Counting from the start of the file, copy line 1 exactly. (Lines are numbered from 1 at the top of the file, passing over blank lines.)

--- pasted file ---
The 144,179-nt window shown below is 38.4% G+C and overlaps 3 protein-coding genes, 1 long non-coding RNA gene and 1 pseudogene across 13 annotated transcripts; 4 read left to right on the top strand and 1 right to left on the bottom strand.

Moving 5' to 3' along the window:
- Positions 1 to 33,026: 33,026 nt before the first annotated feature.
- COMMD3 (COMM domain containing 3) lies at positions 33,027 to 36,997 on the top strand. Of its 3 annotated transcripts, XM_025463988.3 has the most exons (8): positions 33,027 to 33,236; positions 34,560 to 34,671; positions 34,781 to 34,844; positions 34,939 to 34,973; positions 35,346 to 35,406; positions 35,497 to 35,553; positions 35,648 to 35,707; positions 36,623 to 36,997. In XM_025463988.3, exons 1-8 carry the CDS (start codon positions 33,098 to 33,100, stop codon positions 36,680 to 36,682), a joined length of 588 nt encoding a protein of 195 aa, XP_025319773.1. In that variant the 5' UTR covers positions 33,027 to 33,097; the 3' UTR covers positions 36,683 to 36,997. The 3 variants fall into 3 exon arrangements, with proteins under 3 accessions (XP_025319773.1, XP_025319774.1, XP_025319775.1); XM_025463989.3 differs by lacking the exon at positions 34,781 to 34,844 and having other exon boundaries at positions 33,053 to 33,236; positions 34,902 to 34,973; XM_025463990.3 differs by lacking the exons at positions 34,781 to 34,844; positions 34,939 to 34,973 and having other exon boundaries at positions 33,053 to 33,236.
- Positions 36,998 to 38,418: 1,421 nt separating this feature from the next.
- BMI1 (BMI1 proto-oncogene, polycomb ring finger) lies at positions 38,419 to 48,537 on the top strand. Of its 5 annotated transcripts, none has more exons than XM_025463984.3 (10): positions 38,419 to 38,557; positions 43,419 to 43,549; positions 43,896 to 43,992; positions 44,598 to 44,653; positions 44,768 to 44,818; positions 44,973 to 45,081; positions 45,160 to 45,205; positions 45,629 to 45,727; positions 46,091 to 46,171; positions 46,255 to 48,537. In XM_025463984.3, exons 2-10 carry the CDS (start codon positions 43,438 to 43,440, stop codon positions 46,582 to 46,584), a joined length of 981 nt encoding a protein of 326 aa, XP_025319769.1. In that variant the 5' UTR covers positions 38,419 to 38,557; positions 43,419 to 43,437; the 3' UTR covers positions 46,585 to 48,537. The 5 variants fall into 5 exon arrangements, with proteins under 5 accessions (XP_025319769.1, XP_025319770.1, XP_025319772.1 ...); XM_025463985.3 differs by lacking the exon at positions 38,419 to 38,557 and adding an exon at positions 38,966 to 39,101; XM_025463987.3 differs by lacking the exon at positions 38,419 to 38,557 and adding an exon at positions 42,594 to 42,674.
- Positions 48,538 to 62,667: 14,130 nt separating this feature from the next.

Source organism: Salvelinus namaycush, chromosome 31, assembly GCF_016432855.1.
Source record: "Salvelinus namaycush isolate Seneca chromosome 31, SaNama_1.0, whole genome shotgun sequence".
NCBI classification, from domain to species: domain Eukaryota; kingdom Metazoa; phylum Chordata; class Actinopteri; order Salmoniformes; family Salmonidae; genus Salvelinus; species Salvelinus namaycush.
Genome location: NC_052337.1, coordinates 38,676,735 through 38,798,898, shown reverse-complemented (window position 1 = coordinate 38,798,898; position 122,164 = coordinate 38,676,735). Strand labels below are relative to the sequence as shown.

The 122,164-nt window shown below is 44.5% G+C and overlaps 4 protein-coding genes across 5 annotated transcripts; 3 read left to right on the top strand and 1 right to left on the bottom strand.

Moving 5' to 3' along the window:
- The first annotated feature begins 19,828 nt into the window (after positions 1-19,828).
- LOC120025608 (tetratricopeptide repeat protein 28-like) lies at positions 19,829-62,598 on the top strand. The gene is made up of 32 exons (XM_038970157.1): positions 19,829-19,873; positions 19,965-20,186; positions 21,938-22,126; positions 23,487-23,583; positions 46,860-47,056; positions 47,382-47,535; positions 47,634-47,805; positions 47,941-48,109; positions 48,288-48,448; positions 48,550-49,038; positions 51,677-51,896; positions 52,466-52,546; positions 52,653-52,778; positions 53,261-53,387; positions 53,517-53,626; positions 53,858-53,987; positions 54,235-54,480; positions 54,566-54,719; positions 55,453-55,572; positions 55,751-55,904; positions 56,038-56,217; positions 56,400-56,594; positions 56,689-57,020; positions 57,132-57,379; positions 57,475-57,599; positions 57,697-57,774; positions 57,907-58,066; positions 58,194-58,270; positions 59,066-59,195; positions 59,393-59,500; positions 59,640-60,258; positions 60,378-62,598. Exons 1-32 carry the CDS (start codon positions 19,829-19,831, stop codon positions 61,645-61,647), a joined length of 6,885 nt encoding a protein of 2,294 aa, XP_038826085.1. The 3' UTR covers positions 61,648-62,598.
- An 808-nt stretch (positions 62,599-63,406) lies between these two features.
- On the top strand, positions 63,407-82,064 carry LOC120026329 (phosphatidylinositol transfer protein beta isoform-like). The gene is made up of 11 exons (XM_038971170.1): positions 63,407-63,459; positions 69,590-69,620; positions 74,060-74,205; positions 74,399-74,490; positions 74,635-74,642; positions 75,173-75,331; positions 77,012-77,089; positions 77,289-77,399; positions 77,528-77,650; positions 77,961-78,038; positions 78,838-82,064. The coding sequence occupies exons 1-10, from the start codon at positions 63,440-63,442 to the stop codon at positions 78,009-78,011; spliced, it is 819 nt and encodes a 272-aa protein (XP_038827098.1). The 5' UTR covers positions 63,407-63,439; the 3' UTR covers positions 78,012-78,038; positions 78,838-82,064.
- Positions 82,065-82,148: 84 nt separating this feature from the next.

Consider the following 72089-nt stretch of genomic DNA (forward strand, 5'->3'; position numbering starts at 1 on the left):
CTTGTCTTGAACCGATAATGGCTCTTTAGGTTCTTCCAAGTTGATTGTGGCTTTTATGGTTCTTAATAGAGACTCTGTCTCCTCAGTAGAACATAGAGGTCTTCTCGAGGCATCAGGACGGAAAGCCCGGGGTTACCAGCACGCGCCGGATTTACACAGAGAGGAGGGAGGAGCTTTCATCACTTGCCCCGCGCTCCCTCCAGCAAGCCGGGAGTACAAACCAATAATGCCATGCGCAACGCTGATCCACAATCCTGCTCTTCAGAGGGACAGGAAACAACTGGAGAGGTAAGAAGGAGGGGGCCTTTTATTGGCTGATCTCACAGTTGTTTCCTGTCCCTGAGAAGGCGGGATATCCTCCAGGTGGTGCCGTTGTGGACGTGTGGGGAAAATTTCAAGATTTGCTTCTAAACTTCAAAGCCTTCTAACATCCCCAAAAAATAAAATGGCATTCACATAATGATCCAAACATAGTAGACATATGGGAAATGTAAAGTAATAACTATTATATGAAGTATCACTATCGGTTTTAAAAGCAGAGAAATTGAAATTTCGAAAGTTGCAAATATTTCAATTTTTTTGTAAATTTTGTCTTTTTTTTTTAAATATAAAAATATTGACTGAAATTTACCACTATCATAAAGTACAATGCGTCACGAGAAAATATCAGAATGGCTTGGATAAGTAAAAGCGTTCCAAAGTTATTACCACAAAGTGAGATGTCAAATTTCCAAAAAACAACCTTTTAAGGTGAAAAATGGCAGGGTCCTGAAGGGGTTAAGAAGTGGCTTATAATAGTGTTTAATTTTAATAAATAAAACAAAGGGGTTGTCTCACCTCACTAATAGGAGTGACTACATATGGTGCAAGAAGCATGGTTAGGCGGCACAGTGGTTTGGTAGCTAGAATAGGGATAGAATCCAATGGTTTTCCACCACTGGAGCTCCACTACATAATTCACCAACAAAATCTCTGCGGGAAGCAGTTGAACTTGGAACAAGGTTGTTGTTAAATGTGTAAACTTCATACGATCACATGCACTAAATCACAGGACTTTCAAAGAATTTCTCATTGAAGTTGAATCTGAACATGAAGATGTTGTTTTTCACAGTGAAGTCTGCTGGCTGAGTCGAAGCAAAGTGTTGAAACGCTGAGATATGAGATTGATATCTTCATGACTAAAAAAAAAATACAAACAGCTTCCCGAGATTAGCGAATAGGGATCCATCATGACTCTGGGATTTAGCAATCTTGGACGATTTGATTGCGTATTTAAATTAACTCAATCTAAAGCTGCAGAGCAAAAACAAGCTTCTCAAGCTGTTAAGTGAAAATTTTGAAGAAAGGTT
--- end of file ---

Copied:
The 144,179-nt window shown below is 38.4% G+C and overlaps 3 protein-coding genes, 1 long non-coding RNA gene and 1 pseudogene across 13 annotated transcripts; 4 read left to right on the top strand and 1 right to left on the bottom strand.